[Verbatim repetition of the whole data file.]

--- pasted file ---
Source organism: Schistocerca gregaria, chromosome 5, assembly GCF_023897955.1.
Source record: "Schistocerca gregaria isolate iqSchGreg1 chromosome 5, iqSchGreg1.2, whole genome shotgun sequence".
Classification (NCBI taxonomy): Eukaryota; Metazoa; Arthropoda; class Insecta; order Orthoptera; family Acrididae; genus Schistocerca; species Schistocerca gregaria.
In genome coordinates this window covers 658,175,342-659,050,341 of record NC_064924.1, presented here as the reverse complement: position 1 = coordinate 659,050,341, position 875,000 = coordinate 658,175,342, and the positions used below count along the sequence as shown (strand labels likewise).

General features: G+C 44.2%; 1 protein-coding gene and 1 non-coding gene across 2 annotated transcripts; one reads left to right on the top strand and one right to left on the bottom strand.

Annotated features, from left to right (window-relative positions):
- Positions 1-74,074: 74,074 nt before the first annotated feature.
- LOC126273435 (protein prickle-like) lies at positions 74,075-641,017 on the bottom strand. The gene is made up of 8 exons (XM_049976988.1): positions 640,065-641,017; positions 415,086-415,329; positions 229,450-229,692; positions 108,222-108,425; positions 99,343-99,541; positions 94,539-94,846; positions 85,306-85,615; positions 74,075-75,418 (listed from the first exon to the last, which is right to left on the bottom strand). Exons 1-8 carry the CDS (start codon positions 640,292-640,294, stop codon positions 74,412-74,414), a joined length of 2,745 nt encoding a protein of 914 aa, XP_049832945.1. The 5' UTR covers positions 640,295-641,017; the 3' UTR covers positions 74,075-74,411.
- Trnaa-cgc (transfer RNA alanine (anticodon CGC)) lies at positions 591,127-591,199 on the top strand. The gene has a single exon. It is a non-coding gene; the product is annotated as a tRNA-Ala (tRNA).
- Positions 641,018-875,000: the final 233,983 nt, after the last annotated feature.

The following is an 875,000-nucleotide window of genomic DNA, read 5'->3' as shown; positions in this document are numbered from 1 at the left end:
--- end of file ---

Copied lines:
Source organism: Schistocerca gregaria, chromosome 5, assembly GCF_023897955.1.
Source record: "Schistocerca gregaria isolate iqSchGreg1 chromosome 5, iqSchGreg1.2, whole genome shotgun sequence".
Classification (NCBI taxonomy): Eukaryota; Metazoa; Arthropoda; class Insecta; order Orthoptera; family Acrididae; genus Schistocerca; species Schistocerca gregaria.
In genome coordinates this window covers 658,175,342-659,050,341 of record NC_064924.1, presented here as the reverse complement: position 1 = coordinate 659,050,341, position 875,000 = coordinate 658,175,342, and the positions used below count along the sequence as shown (strand labels likewise).

General features: G+C 44.2%; 1 protein-coding gene and 1 non-coding gene across 2 annotated transcripts; one reads left to right on the top strand and one right to left on the bottom strand.

Annotated features, from left to right (window-relative positions):
- Positions 1-74,074: 74,074 nt before the first annotated feature.
- LOC126273435 (protein prickle-like) lies at positions 74,075-641,017 on the bottom strand. The gene is made up of 8 exons (XM_049976988.1): positions 640,065-641,017; positions 415,086-415,329; positions 229,450-229,692; positions 108,222-108,425; positions 99,343-99,541; positions 94,539-94,846; positions 85,306-85,615; positions 74,075-75,418 (listed from the first exon to the last, which is right to left on the bottom strand). Exons 1-8 carry the CDS (start codon positions 640,292-640,294, stop codon positions 74,412-74,414), a joined length of 2,745 nt encoding a protein of 914 aa, XP_049832945.1. The 5' UTR covers positions 640,295-641,017; the 3' UTR covers positions 74,075-74,411.
- Trnaa-cgc (transfer RNA alanine (anticodon CGC)) lies at positions 591,127-591,199 on the top strand. The gene has a single exon. It is a non-coding gene; the product is annotated as a tRNA-Ala (tRNA).
- Positions 641,018-875,000: the final 233,983 nt, after the last annotated feature.

The following is an 875,000-nucleotide window of genomic DNA, read 5'->3' as shown; positions in this document are numbered from 1 at the left end: